Defense Date


Document Type


Degree Name

Master of Science



First Advisor

Paul Bukaveckas


This study examined the extent to which zooplankton in the James River Estuary (Virginia, USA) exploit the available algal-food resources. Zooplankton abundance, community composition and grazing rates were assessed at three locations which included a site with high algal production (near the VCU Rice Center) and two sites where algal production was lower. Grazing rates were measured by determining the rate of phytoplankton decline (as chlorophyll a) during 48-hour incubation experiments in the presence and absence of zooplankton. Significant differences in zooplankton abundance were observed among the three sites, with the greatest average zooplankton density (434 ± 69 ind/L) occurring at the phytoplankton maxima. There were no significant differences in zooplankton filtration or ingestion rates among the three sites. The amount of chlorophyll a consumed was low at all sites (< 5%), suggesting that only a small proportion of primary production was directly passed to higher trophic levels. Low grazing rates were attributed to poor food quality owing to the presence of non-algal particulate matter and a predominance of cyanobacteria comprising the phytoplankton community. These findings are consistent with prior studies showing that cyanobacteria are a poor quality food source for zooplankton and that non-algal particulates may interfere with grazing rates. Further, this study lends support to the hypothesis that food quality is an important determinant of trophic transfer efficiency in aquatic food webs.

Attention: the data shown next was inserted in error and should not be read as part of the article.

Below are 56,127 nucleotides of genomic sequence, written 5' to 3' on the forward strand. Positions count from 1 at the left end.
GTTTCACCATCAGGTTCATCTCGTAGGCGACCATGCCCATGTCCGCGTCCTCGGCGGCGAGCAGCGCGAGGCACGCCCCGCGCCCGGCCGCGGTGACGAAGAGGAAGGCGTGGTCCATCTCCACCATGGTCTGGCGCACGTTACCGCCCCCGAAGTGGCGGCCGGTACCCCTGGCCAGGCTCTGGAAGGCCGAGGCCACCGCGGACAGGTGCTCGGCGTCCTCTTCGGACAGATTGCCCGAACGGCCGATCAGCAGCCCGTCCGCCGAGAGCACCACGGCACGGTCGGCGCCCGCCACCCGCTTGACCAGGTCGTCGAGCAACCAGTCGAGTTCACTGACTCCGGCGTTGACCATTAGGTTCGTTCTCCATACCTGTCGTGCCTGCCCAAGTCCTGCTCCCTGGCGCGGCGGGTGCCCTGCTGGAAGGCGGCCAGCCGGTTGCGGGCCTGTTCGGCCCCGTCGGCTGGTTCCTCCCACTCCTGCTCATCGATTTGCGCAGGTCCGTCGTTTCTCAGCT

© The Author

Is Part Of

VCU University Archives

Is Part Of

VCU Theses and Dissertations

Date of Submission

December 2009

Included in

Biology Commons